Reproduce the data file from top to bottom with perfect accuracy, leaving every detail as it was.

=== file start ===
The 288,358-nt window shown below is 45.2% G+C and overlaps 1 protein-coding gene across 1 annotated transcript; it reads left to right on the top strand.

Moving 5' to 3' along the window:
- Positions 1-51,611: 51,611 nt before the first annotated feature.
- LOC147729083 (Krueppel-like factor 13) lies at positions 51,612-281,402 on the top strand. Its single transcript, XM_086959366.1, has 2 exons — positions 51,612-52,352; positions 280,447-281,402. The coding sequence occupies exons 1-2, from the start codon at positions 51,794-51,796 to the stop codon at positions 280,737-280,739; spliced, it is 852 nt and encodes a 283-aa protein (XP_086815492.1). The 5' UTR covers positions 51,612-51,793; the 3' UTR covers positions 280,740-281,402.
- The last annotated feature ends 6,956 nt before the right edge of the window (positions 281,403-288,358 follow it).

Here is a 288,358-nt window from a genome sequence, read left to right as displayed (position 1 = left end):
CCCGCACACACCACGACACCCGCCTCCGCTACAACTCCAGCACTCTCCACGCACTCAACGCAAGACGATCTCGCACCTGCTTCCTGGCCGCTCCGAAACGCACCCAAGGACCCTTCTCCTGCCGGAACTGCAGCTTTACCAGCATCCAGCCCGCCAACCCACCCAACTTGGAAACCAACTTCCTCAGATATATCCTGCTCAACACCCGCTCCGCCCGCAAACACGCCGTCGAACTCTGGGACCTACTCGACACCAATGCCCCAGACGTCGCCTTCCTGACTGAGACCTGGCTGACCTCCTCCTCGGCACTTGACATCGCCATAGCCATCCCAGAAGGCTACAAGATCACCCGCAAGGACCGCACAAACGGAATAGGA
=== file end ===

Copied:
The 288,358-nt window shown below is 45.2% G+C and overlaps 1 protein-coding gene across 1 annotated transcript; it reads left to right on the top strand.

Moving 5' to 3' along the window:
- Positions 1-51,611: 51,611 nt before the first annotated feature.
- LOC147729083 (Krueppel-like factor 13) lies at positions 51,612-281,402 on the top strand. Its single transcript, XM_086959366.1, has 2 exons — positions 51,612-52,352; positions 280,447-281,402. The coding sequence occupies exons 1-2, from the start codon at positions 51,794-51,796 to the stop codon at positions 280,737-280,739; spliced, it is 852 nt and encodes a 283-aa protein (XP_086815492.1). The 5' UTR covers positions 51,612-51,793; the 3' UTR covers positions 280,740-281,402.
- The last annotated feature ends 6,956 nt before the right edge of the window (positions 281,403-288,358 follow it).

Here is a 288,358-nt window from a genome sequence, read left to right as displayed (position 1 = left end):
CCCGCACACACCACGACACCCGCCTCCGCTACAACTCCAGCACTCTCCACGCACTCAACGCAAGACGATCTCGCACCTGCTTCCTGGCCGCTCCGAAACGCACCCAAGGACCCTTCTCCTGCCGGAACTGCAGCTTTACCAGCATCCAGCCCGCCAACCCACCCAACTTGGAAACCAACTTCCTCAGATATATCCTGCTCAACACCCGCTCCGCCCGCAAACACGCCGTCGAACTCTGGGACCTACTCGACACCAATGCCCCAGACGTCGCCTTCCTGACTGAGACCTGGCTGACCTCCTCCTCGGCACTTGACATCGCCATAGCCATCCCAGAAGGCTACAAGATCACCCGCAAGGACCGCACAAACGGAATAGGA